An incubation period is the time it takes between the day a person is infected with a pathogen (something that causes a disease, like a virus), and the day that the person starts having symptoms of the disease. For example, if a person is infected with the common cold, it usually takes about one to three days for the person to start having cold symptoms. This means that the common cold's incubation period is one to three days.
With some diseases, like Human Immunodeficiency Virus (HIV, the virus that causes AIDS), a person can still give other people HIV during the incubation period. Even though the person with HIV has no symptoms, the virus is making copies of itself during the incubation period.
What affects incubation periods
Many different things affect the incubation period for a disease. These things include:
- How much of the pathogen a person got
- Whether the person was vaccinated against this pathogen, and if they were, which vaccine was used
- How fast the pathogen makes copies of itself once it is in the body
- How strong the person's immune system is
Examples of incubation periods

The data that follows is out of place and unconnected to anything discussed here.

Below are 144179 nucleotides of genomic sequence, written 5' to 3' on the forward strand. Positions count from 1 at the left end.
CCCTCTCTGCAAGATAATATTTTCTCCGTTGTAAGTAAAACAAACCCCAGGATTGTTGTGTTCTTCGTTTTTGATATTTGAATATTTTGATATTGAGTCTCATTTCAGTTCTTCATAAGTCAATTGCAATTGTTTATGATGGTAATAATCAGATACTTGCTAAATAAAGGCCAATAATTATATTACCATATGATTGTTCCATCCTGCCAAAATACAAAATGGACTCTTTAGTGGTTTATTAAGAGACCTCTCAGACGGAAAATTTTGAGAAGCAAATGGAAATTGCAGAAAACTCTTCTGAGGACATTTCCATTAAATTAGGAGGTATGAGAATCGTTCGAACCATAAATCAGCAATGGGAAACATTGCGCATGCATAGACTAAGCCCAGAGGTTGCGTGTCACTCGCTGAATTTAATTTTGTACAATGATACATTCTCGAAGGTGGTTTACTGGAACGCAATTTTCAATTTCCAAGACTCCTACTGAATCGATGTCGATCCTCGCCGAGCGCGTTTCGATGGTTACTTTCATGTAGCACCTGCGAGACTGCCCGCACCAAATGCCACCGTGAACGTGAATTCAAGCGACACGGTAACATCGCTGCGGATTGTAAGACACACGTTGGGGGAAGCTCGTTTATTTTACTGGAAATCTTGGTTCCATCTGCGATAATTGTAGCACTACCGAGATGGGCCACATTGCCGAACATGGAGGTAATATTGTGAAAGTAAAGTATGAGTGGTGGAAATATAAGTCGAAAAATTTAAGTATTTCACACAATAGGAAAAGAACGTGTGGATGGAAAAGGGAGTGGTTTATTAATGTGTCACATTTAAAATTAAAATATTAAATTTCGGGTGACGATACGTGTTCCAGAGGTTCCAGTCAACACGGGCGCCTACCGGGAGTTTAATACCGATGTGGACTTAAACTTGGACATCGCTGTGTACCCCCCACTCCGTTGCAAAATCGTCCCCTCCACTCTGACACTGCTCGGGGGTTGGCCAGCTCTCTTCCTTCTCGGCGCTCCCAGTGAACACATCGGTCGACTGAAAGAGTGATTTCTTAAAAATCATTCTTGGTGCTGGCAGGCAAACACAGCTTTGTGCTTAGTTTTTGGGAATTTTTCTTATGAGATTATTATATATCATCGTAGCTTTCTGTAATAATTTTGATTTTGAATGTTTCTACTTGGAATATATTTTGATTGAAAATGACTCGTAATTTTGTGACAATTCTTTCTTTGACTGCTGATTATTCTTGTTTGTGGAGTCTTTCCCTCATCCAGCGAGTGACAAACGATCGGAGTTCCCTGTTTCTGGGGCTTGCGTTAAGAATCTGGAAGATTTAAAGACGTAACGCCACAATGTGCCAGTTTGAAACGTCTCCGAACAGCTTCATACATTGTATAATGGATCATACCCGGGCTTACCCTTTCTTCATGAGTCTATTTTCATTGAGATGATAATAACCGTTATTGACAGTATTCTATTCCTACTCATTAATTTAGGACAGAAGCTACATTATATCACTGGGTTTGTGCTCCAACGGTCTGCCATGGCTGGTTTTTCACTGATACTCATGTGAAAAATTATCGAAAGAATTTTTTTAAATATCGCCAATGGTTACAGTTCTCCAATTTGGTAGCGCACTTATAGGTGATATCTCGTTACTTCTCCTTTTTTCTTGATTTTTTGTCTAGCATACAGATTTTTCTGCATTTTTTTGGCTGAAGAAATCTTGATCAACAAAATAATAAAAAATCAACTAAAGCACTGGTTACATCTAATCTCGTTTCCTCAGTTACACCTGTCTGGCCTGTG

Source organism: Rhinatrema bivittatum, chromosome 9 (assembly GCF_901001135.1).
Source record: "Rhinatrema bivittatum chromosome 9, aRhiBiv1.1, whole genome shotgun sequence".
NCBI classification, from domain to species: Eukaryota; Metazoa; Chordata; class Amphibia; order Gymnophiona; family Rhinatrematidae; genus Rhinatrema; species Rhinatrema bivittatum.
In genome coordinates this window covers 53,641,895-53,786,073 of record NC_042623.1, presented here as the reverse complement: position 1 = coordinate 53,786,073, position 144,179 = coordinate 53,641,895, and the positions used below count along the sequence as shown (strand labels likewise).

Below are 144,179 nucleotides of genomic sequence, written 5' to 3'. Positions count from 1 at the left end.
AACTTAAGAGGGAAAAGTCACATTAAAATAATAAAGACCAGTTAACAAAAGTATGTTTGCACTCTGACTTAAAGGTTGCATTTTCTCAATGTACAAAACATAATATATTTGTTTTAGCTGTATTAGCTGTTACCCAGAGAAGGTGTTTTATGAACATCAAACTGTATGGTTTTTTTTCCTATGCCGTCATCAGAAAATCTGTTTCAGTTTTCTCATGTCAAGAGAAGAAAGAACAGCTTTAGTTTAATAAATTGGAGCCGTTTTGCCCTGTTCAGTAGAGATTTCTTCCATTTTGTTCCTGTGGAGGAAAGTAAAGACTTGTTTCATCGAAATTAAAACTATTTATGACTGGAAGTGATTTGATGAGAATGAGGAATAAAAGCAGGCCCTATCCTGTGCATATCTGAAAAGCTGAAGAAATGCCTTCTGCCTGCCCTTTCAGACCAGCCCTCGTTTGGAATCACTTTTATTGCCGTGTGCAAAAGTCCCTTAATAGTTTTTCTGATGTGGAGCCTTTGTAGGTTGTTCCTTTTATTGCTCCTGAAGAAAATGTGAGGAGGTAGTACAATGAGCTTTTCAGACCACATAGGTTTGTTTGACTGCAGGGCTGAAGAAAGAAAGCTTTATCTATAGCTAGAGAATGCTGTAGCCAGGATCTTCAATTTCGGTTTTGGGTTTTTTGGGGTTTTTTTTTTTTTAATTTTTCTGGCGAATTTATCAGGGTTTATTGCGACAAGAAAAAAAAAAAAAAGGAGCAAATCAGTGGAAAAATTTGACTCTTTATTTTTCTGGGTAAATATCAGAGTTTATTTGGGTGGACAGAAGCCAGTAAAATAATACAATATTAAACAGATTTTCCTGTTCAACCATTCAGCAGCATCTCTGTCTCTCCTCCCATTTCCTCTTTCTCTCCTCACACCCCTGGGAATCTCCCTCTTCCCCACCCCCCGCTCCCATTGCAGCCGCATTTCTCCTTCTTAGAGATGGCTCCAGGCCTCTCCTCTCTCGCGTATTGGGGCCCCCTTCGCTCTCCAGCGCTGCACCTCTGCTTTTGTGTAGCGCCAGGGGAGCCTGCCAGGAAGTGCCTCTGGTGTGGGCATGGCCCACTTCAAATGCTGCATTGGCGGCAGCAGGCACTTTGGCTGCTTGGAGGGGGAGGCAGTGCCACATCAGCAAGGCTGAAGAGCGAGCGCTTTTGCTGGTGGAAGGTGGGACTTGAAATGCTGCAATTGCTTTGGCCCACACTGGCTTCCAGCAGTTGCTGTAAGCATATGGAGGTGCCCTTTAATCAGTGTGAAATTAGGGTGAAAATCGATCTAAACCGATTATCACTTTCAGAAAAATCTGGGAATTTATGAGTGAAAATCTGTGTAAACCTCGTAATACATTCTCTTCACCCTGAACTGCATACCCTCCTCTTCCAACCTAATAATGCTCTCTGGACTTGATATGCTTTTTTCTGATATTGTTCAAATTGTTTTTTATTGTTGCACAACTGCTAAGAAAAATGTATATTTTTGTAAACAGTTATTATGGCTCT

Incubation periods are not exactly the same for everyone, because every person is different. Because of this, an incubation period is always written as a range (for example, "one to three days").
For many conditions, incubation periods are longer in adults than they are in children or infants.
Some diseases have very short incubation periods. Other diseases have incubation periods of many years. For example:
|Cholera||0.5 to 4 days|
|Influenza (flu)||1 to 3 days|
|Dengue fever||3 to 14 days|
|Chicken pox||9 to 21 days|
|HIV||2 to 3 weeks to months, or longer|
|Rabies||Usually 1 to 3 months, but can be less|
than 1 week or more than 1 year
|Kuru disease||10.3 to 13.2 years (average)|
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- Common cold, The Mayo Clinic, mayoclinic.com. Accessed 2012-05-28.
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- Seasonal Influenza (Flu), Centers for Disease Control and Prevention, cdc.gov. Accessed 2012-05-28.
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- Chicken Pox, Medscape, accessed 2012-05-28.
- Kahn JO; Walker BD 1998. "Acute Human Immunodeficiency Virus Type 1 Infection". New England Journal of Medicine 339 (1): 33–9. doi:10.1056/NEJM199807023390107. PMID 9647878.
- "WHO - Rabies". who.int. World Health Organization.
- Huillard d'Aignaux JN; Cousins SN; et al. 2002. "The incubation period of kuru". Epidemiology 13 (4): 402–8. doi:10.1097/00001648-200207000-00007. PMID 12094094. http://meta.wkhealth.com/pt/pt-core/template-journal/lwwgateway/media/landingpage.htm?issn=1044-3983&volume=13&issue=4&spage=402.